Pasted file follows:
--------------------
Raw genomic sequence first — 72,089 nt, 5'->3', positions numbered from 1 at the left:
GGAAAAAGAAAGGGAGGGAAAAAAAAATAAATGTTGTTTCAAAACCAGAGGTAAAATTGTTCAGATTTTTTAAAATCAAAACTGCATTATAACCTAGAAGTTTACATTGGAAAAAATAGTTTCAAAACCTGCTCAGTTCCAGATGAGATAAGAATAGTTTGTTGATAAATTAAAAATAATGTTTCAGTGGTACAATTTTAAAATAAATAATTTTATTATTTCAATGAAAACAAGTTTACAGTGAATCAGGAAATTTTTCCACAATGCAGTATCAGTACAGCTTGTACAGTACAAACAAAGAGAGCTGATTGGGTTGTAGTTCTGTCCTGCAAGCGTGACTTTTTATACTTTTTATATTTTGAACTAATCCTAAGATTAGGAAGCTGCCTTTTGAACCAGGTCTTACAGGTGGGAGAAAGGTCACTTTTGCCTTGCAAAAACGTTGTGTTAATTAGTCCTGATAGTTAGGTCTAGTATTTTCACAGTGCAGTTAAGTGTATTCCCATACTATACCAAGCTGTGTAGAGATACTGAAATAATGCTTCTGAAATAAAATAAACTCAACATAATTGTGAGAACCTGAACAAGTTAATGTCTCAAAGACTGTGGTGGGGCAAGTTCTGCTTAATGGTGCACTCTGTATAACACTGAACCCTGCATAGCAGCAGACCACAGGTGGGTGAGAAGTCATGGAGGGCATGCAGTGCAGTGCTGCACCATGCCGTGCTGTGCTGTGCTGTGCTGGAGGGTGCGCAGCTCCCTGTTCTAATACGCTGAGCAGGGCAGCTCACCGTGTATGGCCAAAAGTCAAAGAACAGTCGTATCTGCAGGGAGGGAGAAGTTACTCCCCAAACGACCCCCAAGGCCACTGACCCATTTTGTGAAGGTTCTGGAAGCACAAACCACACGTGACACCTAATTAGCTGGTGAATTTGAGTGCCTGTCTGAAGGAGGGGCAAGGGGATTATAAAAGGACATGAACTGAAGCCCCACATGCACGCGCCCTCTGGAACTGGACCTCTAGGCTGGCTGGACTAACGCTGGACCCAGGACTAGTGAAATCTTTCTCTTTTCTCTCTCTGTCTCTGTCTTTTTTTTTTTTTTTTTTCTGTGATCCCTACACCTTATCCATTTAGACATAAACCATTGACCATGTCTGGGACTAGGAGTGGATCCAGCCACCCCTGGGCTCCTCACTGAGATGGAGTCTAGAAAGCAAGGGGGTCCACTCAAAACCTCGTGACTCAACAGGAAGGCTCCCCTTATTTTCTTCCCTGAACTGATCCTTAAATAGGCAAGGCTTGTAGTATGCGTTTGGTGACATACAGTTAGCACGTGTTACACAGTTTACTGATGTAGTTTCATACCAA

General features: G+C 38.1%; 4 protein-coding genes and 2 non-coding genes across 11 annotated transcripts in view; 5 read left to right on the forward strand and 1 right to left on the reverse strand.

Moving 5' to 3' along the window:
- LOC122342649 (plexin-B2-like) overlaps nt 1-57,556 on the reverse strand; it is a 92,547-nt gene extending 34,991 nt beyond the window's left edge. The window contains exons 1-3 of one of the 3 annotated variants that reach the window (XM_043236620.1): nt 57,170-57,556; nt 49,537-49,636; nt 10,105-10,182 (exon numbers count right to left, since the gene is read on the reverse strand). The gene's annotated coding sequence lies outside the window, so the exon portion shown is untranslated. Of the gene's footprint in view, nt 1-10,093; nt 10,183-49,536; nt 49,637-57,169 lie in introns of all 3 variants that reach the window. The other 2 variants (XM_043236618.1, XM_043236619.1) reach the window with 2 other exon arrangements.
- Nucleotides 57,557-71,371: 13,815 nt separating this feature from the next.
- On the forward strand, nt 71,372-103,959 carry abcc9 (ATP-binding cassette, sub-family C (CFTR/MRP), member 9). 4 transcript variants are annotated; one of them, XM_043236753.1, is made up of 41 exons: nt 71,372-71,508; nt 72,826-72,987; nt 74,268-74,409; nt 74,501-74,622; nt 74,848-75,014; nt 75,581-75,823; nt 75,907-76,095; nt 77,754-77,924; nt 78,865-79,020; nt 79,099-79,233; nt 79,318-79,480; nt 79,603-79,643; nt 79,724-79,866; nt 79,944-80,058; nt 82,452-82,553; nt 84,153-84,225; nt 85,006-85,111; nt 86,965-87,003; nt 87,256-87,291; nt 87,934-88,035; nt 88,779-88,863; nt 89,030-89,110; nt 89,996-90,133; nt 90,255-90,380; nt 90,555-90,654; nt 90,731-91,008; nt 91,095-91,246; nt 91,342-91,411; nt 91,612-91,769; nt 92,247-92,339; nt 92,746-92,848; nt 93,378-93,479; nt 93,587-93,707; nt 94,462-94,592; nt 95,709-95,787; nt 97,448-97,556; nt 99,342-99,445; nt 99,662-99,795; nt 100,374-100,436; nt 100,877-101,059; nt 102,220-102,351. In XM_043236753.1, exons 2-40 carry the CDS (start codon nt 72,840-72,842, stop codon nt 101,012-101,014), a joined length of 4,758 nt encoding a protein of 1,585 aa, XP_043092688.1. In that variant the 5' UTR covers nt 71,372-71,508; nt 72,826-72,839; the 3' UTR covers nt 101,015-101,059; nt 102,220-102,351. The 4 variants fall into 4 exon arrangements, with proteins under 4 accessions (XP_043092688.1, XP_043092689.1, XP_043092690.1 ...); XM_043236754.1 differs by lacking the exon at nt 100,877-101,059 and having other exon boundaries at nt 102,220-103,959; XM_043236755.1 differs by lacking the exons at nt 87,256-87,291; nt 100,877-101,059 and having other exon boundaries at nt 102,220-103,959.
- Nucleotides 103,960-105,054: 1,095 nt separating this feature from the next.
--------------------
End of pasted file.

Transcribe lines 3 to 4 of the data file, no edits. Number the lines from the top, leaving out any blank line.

General features: G+C 38.1%; 4 protein-coding genes and 2 non-coding genes across 11 annotated transcripts in view; 5 read left to right on the forward strand and 1 right to left on the reverse strand.

Moving 5' to 3' along the window: